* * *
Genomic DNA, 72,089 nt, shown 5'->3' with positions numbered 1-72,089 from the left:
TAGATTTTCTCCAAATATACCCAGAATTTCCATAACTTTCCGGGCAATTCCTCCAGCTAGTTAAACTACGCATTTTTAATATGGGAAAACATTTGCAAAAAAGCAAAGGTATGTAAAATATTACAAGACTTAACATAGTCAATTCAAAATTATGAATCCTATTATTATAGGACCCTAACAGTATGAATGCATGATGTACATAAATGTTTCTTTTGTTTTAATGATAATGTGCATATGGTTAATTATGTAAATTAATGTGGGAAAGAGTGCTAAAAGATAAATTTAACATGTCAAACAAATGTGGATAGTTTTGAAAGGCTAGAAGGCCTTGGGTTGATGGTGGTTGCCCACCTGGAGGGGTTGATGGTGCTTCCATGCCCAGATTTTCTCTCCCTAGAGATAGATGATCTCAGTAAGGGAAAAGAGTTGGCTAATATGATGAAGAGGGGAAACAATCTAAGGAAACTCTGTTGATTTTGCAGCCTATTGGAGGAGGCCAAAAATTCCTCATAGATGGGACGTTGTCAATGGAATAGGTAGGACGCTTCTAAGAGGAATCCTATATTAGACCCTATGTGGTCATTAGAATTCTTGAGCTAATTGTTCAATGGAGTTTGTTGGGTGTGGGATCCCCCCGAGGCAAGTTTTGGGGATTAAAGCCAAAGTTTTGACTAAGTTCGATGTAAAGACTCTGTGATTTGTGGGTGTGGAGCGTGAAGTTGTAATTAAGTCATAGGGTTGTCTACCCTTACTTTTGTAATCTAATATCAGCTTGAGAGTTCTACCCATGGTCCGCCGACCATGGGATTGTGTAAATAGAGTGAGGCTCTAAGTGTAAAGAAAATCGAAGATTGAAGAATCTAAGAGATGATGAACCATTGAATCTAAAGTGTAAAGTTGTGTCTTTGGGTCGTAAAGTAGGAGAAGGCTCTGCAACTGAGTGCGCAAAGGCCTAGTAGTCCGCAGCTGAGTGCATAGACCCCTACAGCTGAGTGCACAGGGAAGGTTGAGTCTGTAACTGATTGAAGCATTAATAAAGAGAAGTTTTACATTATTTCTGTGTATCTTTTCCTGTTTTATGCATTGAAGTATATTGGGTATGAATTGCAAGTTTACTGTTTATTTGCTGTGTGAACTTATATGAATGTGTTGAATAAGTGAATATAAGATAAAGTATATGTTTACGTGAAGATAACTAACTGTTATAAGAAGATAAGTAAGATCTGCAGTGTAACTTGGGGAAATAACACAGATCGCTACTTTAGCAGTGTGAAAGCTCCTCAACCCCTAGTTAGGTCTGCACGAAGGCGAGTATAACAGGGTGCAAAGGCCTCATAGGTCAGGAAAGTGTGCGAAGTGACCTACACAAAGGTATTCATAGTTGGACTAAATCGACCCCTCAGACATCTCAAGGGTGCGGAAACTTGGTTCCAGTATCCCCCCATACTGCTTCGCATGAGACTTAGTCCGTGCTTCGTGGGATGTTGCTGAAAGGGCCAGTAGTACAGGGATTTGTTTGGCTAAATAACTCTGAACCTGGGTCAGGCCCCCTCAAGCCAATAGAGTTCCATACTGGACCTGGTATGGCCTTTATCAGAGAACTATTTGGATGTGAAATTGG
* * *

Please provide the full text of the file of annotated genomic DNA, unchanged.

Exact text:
Genomic DNA, 72,089 nt, shown 5'->3' with positions numbered 1-72,089 from the left:
TAGATTTTCTCCAAATATACCCAGAATTTCCATAACTTTCCGGGCAATTCCTCCAGCTAGTTAAACTACGCATTTTTAATATGGGAAAACATTTGCAAAAAAGCAAAGGTATGTAAAATATTACAAGACTTAACATAGTCAATTCAAAATTATGAATCCTATTATTATAGGACCCTAACAGTATGAATGCATGATGTACATAAATGTTTCTTTTGTTTTAATGATAATGTGCATATGGTTAATTATGTAAATTAATGTGGGAAAGAGTGCTAAAAGATAAATTTAACATGTCAAACAAATGTGGATAGTTTTGAAAGGCTAGAAGGCCTTGGGTTGATGGTGGTTGCCCACCTGGAGGGGTTGATGGTGCTTCCATGCCCAGATTTTCTCTCCCTAGAGATAGATGATCTCAGTAAGGGAAAAGAGTTGGCTAATATGATGAAGAGGGGAAACAATCTAAGGAAACTCTGTTGATTTTGCAGCCTATTGGAGGAGGCCAAAAATTCCTCATAGATGGGACGTTGTCAATGGAATAGGTAGGACGCTTCTAAGAGGAATCCTATATTAGACCCTATGTGGTCATTAGAATTCTTGAGCTAATTGTTCAATGGAGTTTGTTGGGTGTGGGATCCCCCCGAGGCAAGTTTTGGGGATTAAAGCCAAAGTTTTGACTAAGTTCGATGTAAAGACTCTGTGATTTGTGGGTGTGGAGCGTGAAGTTGTAATTAAGTCATAGGGTTGTCTACCCTTACTTTTGTAATCTAATATCAGCTTGAGAGTTCTACCCATGGTCCGCCGACCATGGGATTGTGTAAATAGAGTGAGGCTCTAAGTGTAAAGAAAATCGAAGATTGAAGAATCTAAGAGATGATGAACCATTGAATCTAAAGTGTAAAGTTGTGTCTTTGGGTCGTAAAGTAGGAGAAGGCTCTGCAACTGAGTGCGCAAAGGCCTAGTAGTCCGCAGCTGAGTGCATAGACCCCTACAGCTGAGTGCACAGGGAAGGTTGAGTCTGTAACTGATTGAAGCATTAATAAAGAGAAGTTTTACATTATTTCTGTGTATCTTTTCCTGTTTTATGCATTGAAGTATATTGGGTATGAATTGCAAGTTTACTGTTTATTTGCTGTGTGAACTTATATGAATGTGTTGAATAAGTGAATATAAGATAAAGTATATGTTTACGTGAAGATAACTAACTGTTATAAGAAGATAAGTAAGATCTGCAGTGTAACTTGGGGAAATAACACAGATCGCTACTTTAGCAGTGTGAAAGCTCCTCAACCCCTAGTTAGGTCTGCACGAAGGCGAGTATAACAGGGTGCAAAGGCCTCATAGGTCAGGAAAGTGTGCGAAGTGACCTACACAAAGGTATTCATAGTTGGACTAAATCGACCCCTCAGACATCTCAAGGGTGCGGAAACTTGGTTCCAGTATCCCCCCATACTGCTTCGCATGAGACTTAGTCCGTGCTTCGTGGGATGTTGCTGAAAGGGCCAGTAGTACAGGGATTTGTTTGGCTAAATAACTCTGAACCTGGGTCAGGCCCCCTCAAGCCAATAGAGTTCCATACTGGACCTGGTATGGCCTTTATCAGAGAACTATTTGGATGTGAAATTGG